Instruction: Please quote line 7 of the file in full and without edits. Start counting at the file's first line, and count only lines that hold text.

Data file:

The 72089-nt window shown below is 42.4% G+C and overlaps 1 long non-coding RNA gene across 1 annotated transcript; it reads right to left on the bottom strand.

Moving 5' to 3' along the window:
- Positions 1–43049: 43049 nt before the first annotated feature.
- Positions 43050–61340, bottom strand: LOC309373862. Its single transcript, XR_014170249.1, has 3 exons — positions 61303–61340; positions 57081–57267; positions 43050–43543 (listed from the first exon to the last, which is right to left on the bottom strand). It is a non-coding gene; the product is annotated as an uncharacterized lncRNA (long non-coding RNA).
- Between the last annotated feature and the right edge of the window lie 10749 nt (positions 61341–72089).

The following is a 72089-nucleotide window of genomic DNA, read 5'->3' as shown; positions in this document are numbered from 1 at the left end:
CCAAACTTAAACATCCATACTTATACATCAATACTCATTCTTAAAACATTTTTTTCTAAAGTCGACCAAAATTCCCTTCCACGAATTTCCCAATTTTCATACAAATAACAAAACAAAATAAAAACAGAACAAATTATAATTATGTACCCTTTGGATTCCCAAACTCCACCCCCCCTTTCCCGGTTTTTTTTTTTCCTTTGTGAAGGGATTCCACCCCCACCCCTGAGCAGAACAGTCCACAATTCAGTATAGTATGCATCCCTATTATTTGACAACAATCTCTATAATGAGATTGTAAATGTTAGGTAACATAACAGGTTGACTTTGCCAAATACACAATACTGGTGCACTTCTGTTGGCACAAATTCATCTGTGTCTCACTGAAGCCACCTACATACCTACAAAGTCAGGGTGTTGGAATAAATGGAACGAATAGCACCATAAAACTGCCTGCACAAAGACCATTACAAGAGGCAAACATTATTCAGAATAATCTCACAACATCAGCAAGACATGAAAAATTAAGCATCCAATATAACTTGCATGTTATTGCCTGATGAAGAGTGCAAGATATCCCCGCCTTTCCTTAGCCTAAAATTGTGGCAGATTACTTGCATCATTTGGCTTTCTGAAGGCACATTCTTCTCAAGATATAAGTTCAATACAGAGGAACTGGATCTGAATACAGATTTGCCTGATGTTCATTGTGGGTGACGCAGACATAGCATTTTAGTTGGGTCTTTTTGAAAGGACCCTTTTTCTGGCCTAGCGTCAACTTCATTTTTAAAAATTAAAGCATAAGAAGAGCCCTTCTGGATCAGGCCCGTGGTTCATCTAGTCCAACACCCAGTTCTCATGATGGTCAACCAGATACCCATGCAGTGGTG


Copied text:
CCAAACTTAAACATCCATACTTATACATCAATACTCATTCTTAAAACATTTTTTTCTAAAGTCGACCAAAATTCCCTTCCACGAATTTCCCAATTTTCATACAAATAACAAAACAAAATAAAAACAGAACAAATTATAATTATGTACCCTTTGGATTCCCAAACTCCACCCCCCCTTTCCCGGTTTTTTTTTTTCCTTTGTGAAGGGATTCCACCCCCACCCCTGAGCAGAACAGTCCACAATTCAGTATAGTATGCATCCCTATTATTTGACAACAATCTCTATAATGAGATTGTAAATGTTAGGTAACATAACAGGTTGACTTTGCCAAATACACAATACTGGTGCACTTCTGTTGGCACAAATTCATCTGTGTCTCACTGAAGCCACCTACATACCTACAAAGTCAGGGTGTTGGAATAAATGGAACGAATAGCACCATAAAACTGCCTGCACAAAGACCATTACAAGAGGCAAACATTATTCAGAATAATCTCACAACATCAGCAAGACATGAAAAATTAAGCATCCAATATAACTTGCATGTTATTGCCTGATGAAGAGTGCAAGATATCCCCGCCTTTCCTTAGCCTAAAATTGTGGCAGATTACTTGCATCATTTGGCTTTCTGAAGGCACATTCTTCTCAAGATATAAGTTCAATACAGAGGAACTGGATCTGAATACAGATTTGCCTGATGTTCATTGTGGGTGACGCAGACATAGCATTTTAGTTGGGTCTTTTTGAAAGGACCCTTTTTCTGGCCTAGCGTCAACTTCATTTTTAAAAATTAAAGCATAAGAAGAGCCCTTCTGGATCAGGCCCGTGGTTCATCTAGTCCAACACCCAGTTCTCATGATGGTCAACCAGATACCCATGCAGTGGTG